14 October 2010

What's a winemaker to do?

What a view!
So the grapes have been sampled and need at least another week or more, the harvest crew has arrived and the sun is shinning so what are a winery owner and her winemaker to do?  Why go frustrate ourselves, I mean go have a great time playing golf of course.  After a brief discussion in which we decided that stressing ourselves out over something we have no control, i.e. the unripe grapes, was not a good solution to the problem Mary announced that is was time for our annual Harvest Crew Golf Scramble.  I must admit that I was uncertain that this was great idea, albeit it wasn't the thought of walking around a beautiful course spending time with people I like but rather the thought that I haven't picked up a club since Mary broke her wrist last year.  And since I don't practice lets face it I'm lousy and the fact that my personality hates being lousy at anything means that as the game progresses I usually manage to get frustrated and thus lousier.  Does this sound familiar to any of you?  Well today I tried to not get frustrated and to keep reminding myself that this is supposed to be fun well at least the part about a great walk with friends.   The beautiful weather, great company and that we played best ball all contributed to a good day.  I might even have a little sunburn!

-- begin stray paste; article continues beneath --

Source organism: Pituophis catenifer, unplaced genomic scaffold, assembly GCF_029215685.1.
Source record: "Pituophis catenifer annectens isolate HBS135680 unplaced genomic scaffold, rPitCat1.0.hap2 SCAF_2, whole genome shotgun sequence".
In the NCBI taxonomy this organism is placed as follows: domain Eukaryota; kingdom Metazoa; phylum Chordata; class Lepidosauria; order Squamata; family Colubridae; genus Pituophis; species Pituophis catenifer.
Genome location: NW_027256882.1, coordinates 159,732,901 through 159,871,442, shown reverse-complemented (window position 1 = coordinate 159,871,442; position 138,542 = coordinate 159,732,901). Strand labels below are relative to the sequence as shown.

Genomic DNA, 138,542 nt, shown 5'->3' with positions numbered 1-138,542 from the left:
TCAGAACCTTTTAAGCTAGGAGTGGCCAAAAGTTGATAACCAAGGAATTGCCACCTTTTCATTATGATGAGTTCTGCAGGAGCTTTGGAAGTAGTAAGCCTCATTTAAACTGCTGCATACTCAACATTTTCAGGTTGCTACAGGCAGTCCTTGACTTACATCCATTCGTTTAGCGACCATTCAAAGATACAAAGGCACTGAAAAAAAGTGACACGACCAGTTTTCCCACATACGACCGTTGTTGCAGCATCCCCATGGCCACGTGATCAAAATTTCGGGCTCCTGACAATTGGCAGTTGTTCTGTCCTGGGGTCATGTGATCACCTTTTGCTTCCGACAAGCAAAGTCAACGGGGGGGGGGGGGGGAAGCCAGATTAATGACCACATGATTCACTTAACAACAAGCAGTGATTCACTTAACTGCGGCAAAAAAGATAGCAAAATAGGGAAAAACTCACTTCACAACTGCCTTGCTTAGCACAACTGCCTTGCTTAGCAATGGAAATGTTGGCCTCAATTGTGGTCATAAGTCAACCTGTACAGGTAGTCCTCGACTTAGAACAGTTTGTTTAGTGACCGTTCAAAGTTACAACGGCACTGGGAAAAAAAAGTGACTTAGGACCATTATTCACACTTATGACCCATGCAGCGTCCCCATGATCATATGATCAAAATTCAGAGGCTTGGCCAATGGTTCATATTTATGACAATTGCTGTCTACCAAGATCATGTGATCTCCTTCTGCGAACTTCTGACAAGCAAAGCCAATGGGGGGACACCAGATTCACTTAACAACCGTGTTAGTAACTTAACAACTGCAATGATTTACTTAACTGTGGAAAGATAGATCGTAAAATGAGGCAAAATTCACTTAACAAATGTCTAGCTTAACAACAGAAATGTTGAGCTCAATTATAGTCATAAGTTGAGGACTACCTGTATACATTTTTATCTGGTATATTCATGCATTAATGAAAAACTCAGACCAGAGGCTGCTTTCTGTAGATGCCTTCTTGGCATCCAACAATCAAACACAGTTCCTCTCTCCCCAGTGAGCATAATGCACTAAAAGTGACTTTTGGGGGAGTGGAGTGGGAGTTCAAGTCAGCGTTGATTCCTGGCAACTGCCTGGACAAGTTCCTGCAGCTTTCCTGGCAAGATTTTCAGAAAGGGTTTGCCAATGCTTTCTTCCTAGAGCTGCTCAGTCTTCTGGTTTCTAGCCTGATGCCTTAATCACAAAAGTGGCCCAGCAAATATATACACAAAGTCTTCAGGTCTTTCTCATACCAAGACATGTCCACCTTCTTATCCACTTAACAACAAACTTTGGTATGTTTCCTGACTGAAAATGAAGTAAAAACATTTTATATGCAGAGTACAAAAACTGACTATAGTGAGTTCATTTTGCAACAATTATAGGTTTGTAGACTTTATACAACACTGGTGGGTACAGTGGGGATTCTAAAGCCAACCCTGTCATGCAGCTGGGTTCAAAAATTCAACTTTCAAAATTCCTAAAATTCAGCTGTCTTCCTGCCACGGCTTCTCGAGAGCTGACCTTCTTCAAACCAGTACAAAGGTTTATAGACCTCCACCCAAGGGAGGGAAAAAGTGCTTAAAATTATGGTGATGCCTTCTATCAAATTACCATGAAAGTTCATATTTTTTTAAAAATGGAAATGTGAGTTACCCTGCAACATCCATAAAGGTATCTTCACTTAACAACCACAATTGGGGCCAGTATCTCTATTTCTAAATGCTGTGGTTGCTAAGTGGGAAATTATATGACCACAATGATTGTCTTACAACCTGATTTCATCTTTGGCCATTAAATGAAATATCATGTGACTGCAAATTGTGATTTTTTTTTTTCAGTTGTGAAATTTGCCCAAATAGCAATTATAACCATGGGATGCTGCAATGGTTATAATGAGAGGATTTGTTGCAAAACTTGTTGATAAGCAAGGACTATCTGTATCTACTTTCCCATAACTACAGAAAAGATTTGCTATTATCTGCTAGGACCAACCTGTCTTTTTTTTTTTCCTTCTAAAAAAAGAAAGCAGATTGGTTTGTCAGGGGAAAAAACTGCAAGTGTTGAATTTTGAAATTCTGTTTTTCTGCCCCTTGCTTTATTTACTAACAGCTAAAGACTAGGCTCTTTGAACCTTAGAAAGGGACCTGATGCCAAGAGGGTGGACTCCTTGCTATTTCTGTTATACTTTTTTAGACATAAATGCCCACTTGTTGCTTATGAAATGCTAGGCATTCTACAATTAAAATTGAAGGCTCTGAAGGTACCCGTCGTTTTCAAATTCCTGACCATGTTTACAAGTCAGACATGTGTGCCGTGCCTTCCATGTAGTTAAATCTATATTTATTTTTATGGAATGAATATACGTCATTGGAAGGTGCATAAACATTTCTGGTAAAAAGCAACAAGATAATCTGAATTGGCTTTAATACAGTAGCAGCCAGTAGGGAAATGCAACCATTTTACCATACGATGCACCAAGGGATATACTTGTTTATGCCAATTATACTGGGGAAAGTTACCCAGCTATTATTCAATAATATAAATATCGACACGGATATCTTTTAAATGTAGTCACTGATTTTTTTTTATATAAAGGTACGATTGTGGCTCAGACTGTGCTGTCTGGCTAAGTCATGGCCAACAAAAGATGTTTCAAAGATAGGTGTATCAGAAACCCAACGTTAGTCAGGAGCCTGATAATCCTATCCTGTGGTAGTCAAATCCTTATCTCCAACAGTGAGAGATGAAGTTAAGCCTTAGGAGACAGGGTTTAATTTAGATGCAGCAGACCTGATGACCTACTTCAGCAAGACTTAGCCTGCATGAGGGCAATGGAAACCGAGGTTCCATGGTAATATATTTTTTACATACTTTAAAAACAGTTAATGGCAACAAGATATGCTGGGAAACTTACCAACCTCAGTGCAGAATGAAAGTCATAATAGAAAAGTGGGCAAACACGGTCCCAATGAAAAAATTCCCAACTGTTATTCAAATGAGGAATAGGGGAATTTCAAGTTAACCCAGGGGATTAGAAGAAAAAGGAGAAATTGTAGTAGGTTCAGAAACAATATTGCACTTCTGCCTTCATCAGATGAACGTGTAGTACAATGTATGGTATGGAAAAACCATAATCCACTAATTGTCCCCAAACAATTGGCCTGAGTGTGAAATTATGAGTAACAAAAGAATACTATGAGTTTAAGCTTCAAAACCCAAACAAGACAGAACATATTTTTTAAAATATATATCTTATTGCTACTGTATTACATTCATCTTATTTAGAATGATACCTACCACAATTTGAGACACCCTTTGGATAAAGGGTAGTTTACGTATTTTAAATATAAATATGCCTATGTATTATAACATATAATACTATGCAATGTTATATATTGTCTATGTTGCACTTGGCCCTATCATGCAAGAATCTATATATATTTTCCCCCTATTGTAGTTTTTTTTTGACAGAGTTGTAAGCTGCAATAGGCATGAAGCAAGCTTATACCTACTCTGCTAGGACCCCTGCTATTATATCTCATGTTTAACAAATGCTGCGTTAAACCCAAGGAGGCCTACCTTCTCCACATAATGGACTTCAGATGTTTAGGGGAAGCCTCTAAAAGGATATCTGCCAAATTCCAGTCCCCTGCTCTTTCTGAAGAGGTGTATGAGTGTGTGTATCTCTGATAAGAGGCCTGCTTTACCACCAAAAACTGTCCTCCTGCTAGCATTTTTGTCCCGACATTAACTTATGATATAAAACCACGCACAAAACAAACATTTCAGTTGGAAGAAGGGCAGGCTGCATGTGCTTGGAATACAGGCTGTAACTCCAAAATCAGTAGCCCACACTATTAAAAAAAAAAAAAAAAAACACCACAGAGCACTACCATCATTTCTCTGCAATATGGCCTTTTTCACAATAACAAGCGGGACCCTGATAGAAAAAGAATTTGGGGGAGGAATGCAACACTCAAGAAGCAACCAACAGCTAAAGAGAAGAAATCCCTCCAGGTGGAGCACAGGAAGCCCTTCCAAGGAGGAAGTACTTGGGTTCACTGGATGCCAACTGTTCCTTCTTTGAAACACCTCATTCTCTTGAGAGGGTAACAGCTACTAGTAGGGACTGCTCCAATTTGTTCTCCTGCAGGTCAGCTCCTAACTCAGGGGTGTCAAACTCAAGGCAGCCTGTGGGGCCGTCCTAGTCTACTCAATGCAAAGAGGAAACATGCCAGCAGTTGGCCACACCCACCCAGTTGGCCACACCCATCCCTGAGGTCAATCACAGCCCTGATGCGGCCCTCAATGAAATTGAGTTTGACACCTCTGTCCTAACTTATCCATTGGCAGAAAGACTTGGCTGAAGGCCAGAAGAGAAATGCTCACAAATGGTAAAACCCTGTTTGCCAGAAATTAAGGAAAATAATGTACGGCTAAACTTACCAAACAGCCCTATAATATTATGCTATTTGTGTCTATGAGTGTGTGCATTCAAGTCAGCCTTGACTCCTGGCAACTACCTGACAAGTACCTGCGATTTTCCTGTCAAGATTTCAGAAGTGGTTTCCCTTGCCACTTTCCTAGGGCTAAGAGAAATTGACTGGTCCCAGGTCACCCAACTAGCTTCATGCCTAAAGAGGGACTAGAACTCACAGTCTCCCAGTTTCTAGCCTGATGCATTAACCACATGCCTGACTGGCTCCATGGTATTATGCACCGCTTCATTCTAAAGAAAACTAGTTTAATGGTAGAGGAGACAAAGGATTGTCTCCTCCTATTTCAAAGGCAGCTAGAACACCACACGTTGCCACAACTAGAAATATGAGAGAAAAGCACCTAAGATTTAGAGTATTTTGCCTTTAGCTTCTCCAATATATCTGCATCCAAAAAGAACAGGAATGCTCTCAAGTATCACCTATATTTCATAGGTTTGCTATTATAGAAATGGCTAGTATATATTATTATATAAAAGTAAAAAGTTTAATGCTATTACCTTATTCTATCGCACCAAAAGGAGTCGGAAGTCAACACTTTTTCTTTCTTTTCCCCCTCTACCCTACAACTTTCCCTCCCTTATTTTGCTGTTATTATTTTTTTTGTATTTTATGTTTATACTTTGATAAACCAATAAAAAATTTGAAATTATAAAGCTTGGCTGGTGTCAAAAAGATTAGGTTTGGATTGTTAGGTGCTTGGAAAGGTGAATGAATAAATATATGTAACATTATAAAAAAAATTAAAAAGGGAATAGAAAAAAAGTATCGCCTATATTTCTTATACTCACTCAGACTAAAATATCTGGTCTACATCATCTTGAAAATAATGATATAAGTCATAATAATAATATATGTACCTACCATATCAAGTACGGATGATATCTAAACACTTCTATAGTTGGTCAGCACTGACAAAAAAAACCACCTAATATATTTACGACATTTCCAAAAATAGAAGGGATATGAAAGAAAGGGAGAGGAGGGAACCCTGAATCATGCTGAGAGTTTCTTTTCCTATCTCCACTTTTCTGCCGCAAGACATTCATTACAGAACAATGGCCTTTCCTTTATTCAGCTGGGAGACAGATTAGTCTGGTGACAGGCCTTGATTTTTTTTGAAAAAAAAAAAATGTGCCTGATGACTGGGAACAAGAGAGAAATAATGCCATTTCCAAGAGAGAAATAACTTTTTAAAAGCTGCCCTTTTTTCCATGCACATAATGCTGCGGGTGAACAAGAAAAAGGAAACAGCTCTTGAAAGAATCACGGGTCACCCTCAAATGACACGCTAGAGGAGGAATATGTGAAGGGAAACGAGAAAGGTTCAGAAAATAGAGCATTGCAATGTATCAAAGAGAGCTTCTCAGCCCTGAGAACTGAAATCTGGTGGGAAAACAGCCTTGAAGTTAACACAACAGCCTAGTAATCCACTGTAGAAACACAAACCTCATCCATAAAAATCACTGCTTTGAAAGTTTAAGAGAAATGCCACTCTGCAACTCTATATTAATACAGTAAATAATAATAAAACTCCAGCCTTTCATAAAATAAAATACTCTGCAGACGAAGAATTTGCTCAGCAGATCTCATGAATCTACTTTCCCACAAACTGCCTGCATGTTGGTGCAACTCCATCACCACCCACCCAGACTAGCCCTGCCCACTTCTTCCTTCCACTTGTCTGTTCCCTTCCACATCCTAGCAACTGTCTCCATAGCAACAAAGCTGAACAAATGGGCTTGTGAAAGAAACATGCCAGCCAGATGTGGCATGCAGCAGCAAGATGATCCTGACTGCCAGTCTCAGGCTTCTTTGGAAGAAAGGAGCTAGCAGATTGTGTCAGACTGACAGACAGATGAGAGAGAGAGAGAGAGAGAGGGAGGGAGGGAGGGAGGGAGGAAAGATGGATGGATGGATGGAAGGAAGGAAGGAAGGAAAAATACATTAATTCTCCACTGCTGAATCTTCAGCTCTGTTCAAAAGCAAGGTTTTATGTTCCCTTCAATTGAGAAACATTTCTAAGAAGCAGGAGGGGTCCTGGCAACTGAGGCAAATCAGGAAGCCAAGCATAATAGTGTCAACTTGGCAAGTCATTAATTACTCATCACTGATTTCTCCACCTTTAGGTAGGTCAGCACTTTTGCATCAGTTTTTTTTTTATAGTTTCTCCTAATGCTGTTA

Di, Grape Squisher Extraordinaire
So back to the nitty gritty of winemaking.  I promised last week that I would better explain the sampling process which helps us to decide when to pick.  So here goes.  Yesterday Di, one of our harvest volunteers, yes, you too can volunteer, and I went out and walked the vineyard picking berries off the clusters.  We tried to pick a representative sample which means, for our vineyard, we pick 3 berries off a cluster from the top, middle and bottom, ideally without looking as your eye automatically tends to choose the ripest grape, walk down 5 plants cross the row and pick three more from that plant.  Then we do this every three rows except the small blocks which get every other row.  So in this way we slowly walk the vineyard, getting our exercise, checking on the quality of the fruit and at least in my case, enjoying the quiet before the mayhem of harvest.  The next step is to take our zip-lock bags of grapes up to the winery lab and squish them.   The juice is then drained into a jar and the testing begins.  I mainly test for three things: sugar, pH and titratable acidity.  Then I look at how many of the seeds have turned brown in the juice and finally taste the juice.  This step while it tends to be the last is key in the actual picking decision.  The flavors, both good and bad, showing themselves in the juice will also express themselves in the wine.  While we like the numbers to be right it is also important that the flavors are there.  A long ripening season like the grapes are getting this year definitely helps flavor development but if they never get ripe then we won't get to see that great wine.  I;m keeping my fingers crossed for the longest Indian summer ever!
Juice and a refractometer


  1. Another good lesson. Glad you enjoyed something while waiting on grapes to ripen:)

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